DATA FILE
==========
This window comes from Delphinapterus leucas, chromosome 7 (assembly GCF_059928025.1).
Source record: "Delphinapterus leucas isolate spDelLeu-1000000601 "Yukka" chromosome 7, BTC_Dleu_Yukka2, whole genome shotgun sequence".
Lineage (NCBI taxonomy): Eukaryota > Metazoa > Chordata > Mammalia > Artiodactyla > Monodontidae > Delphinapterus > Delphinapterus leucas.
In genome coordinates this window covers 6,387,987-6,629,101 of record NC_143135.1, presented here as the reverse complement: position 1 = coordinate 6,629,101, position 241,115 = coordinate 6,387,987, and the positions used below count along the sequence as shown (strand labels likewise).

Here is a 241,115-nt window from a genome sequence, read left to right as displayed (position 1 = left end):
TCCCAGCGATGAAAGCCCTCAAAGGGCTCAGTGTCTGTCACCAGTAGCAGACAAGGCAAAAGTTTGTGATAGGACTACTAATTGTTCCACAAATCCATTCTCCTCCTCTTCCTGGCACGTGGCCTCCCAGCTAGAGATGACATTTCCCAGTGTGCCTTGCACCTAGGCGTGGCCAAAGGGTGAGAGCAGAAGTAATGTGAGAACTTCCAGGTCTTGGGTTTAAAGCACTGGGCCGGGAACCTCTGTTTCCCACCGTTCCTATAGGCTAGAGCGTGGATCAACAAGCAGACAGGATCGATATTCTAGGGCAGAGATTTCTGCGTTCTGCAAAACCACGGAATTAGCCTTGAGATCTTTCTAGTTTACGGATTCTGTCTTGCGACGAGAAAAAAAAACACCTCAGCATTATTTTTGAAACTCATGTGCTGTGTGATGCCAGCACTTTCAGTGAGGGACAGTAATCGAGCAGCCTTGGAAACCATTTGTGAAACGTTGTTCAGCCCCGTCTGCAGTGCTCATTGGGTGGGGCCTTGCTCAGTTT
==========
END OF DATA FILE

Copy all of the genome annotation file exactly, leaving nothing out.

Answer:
This window comes from Delphinapterus leucas, chromosome 7 (assembly GCF_059928025.1).
Source record: "Delphinapterus leucas isolate spDelLeu-1000000601 "Yukka" chromosome 7, BTC_Dleu_Yukka2, whole genome shotgun sequence".
Lineage (NCBI taxonomy): Eukaryota > Metazoa > Chordata > Mammalia > Artiodactyla > Monodontidae > Delphinapterus > Delphinapterus leucas.
In genome coordinates this window covers 6,387,987-6,629,101 of record NC_143135.1, presented here as the reverse complement: position 1 = coordinate 6,629,101, position 241,115 = coordinate 6,387,987, and the positions used below count along the sequence as shown (strand labels likewise).

Here is a 241,115-nt window from a genome sequence, read left to right as displayed (position 1 = left end):
TCCCAGCGATGAAAGCCCTCAAAGGGCTCAGTGTCTGTCACCAGTAGCAGACAAGGCAAAAGTTTGTGATAGGACTACTAATTGTTCCACAAATCCATTCTCCTCCTCTTCCTGGCACGTGGCCTCCCAGCTAGAGATGACATTTCCCAGTGTGCCTTGCACCTAGGCGTGGCCAAAGGGTGAGAGCAGAAGTAATGTGAGAACTTCCAGGTCTTGGGTTTAAAGCACTGGGCCGGGAACCTCTGTTTCCCACCGTTCCTATAGGCTAGAGCGTGGATCAACAAGCAGACAGGATCGATATTCTAGGGCAGAGATTTCTGCGTTCTGCAAAACCACGGAATTAGCCTTGAGATCTTTCTAGTTTACGGATTCTGTCTTGCGACGAGAAAAAAAAACACCTCAGCATTATTTTTGAAACTCATGTGCTGTGTGATGCCAGCACTTTCAGTGAGGGACAGTAATCGAGCAGCCTTGGAAACCATTTGTGAAACGTTGTTCAGCCCCGTCTGCAGTGCTCATTGGGTGGGGCCTTGCTCAGTTT